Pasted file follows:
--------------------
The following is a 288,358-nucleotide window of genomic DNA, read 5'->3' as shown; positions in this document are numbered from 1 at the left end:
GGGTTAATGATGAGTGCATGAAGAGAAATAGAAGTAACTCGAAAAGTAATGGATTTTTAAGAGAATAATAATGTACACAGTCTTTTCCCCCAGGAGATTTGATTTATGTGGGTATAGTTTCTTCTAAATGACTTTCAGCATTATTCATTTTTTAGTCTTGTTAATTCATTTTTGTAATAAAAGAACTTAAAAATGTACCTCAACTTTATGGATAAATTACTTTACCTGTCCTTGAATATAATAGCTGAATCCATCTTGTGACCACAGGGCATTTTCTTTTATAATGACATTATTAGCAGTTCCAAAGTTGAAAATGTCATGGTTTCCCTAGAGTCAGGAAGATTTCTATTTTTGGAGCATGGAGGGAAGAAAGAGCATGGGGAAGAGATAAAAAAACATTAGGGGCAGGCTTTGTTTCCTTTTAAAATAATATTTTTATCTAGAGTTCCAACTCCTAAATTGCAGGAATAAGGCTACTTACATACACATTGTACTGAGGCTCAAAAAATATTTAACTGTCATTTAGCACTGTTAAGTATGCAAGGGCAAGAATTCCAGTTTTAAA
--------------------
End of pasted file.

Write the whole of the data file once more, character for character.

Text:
The following is a 288,358-nucleotide window of genomic DNA, read 5'->3' as shown; positions in this document are numbered from 1 at the left end:
GGGTTAATGATGAGTGCATGAAGAGAAATAGAAGTAACTCGAAAAGTAATGGATTTTTAAGAGAATAATAATGTACACAGTCTTTTCCCCCAGGAGATTTGATTTATGTGGGTATAGTTTCTTCTAAATGACTTTCAGCATTATTCATTTTTTAGTCTTGTTAATTCATTTTTGTAATAAAAGAACTTAAAAATGTACCTCAACTTTATGGATAAATTACTTTACCTGTCCTTGAATATAATAGCTGAATCCATCTTGTGACCACAGGGCATTTTCTTTTATAATGACATTATTAGCAGTTCCAAAGTTGAAAATGTCATGGTTTCCCTAGAGTCAGGAAGATTTCTATTTTTGGAGCATGGAGGGAAGAAAGAGCATGGGGAAGAGATAAAAAAACATTAGGGGCAGGCTTTGTTTCCTTTTAAAATAATATTTTTATCTAGAGTTCCAACTCCTAAATTGCAGGAATAAGGCTACTTACATACACATTGTACTGAGGCTCAAAAAATATTTAACTGTCATTTAGCACTGTTAAGTATGCAAGGGCAAGAATTCCAGTTTTAAA